Multiple model based state estimation and trajectory control for micro aerial vehicles

Gomaa, Mahmoud Abdelhakim Kamel (2021) Multiple model based state estimation and trajectory control for micro aerial vehicles. Doctoral (PhD) thesis, Memorial University of Newfoundland.

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Abstract

This thesis proposes the design of a multiple model state estimation and control scheme for micro aerial vehicles (MAVs) to cope with different flight conditions such as aggressive flights, hovering flights, and flights under high external disturbances. The work is divided into two main parts. The first part of this thesis presents the design of an interacting multiple model (IMM) filter for visual-inertial navigation (VIN) of MAVs. VIN of MAVs in practice typically uses a single system model for its state estimator design. However, MAVs can operate in different scenarios requiring changes to the estimator model. This thesis proposes the use of a conventional VIN and a drag force VIN in an error-state IMM filtering framework to address the need for multiple models in the estimator. We use an epipolar geometry constraint for the design of the measurement model for both filters to realize computationally efficient state updates. Observability of the proposed modifications to VIN filters (drag force model, and epipolar measurement model) are analyzed, and observability-based consistency rules are derived for the two filters of the IMM. Monte Carlo numerical simulations validate the performance of the observability constrained IMM, which improved the accuracy and consistency of the VINS for changing flight conditions and external wind disturbance scenarios. Experimental validation is performed using the EuRoC dataset to evaluate the performance of the proposed IMM filter design.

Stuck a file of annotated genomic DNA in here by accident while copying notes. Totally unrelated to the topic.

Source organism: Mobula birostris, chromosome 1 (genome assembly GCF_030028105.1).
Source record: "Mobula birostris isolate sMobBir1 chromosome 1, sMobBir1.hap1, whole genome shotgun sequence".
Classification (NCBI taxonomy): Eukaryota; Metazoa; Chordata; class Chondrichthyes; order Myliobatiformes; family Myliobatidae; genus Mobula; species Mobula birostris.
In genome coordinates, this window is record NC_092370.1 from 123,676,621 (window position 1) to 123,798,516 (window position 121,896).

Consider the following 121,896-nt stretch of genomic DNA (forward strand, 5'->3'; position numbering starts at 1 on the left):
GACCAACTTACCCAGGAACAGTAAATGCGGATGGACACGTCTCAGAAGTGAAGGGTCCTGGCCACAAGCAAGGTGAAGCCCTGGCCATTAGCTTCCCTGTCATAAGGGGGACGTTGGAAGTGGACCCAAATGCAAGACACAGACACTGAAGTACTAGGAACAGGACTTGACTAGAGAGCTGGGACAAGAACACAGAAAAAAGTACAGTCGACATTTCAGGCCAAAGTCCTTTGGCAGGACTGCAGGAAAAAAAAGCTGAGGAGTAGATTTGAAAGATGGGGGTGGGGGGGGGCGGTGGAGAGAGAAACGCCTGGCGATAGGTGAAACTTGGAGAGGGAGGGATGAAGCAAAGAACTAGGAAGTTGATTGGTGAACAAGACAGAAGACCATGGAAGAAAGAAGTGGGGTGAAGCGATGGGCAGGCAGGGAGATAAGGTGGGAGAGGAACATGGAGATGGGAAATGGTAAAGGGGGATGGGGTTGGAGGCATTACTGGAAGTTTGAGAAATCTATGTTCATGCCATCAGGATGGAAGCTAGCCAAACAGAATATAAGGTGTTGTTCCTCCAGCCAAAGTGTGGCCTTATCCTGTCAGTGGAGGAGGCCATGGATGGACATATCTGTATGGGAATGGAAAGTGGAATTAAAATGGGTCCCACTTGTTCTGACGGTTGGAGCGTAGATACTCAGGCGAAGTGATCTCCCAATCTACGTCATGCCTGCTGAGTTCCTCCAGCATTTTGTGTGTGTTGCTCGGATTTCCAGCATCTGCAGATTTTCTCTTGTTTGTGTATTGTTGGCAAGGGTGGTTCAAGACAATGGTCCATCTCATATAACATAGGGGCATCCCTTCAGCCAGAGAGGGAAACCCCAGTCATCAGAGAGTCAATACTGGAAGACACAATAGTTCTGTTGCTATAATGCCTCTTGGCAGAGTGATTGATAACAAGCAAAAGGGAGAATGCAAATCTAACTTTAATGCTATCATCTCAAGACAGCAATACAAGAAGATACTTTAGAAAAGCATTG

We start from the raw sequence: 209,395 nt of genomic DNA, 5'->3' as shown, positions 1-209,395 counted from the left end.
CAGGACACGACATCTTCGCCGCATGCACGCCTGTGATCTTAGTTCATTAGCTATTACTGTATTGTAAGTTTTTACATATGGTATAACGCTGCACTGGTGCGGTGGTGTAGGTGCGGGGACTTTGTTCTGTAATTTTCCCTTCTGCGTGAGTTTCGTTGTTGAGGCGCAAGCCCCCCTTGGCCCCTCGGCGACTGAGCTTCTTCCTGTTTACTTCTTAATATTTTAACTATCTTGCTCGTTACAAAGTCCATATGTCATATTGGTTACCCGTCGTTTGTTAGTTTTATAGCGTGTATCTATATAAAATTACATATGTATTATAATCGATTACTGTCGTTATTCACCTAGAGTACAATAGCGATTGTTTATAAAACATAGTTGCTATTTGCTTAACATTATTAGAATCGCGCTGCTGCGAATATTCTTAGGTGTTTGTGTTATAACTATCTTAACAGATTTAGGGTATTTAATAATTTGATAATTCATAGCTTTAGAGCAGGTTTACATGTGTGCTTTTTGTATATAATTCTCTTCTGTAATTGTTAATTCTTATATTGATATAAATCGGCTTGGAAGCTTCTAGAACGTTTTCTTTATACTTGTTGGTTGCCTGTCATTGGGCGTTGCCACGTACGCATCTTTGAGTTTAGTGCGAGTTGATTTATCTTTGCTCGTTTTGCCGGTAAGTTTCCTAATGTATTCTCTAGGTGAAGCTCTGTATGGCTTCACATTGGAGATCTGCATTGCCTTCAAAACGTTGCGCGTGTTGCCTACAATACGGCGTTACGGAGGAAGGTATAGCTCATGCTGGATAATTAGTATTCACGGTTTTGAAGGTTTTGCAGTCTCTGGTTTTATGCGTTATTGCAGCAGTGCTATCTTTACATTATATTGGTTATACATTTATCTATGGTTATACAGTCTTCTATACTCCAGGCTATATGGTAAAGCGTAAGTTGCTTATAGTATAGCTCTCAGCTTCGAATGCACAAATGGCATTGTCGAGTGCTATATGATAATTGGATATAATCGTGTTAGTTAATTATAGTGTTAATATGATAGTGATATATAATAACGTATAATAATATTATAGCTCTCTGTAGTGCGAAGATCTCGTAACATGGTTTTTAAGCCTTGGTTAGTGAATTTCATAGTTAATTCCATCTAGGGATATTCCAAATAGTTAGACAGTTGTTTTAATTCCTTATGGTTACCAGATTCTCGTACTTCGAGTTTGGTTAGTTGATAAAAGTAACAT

Item Type: Thesis (Doctoral (PhD))
URI: http://research.library.mun.ca/id/eprint/15698
Item ID: 15698
Additional Information: Includes bibliographical references (pages 128-138)
Keywords: multi-rotor micro aerial vehicles, multiple model control, multiple model estimation interacting, multiple model algorithm, visual inertial navigation system, nonlinear observability analysis, observability-constrained VINS, nonlinear model predictive control, NMPC without terminal costs of constraints, stability analysis of nonlinear systems
Department(s): Engineering and Applied Science, Faculty of
Date: May 2021
Date Type: Submission
Library of Congress Subject Heading: Micro air vehicles--Design and construction; Nonlinear theories

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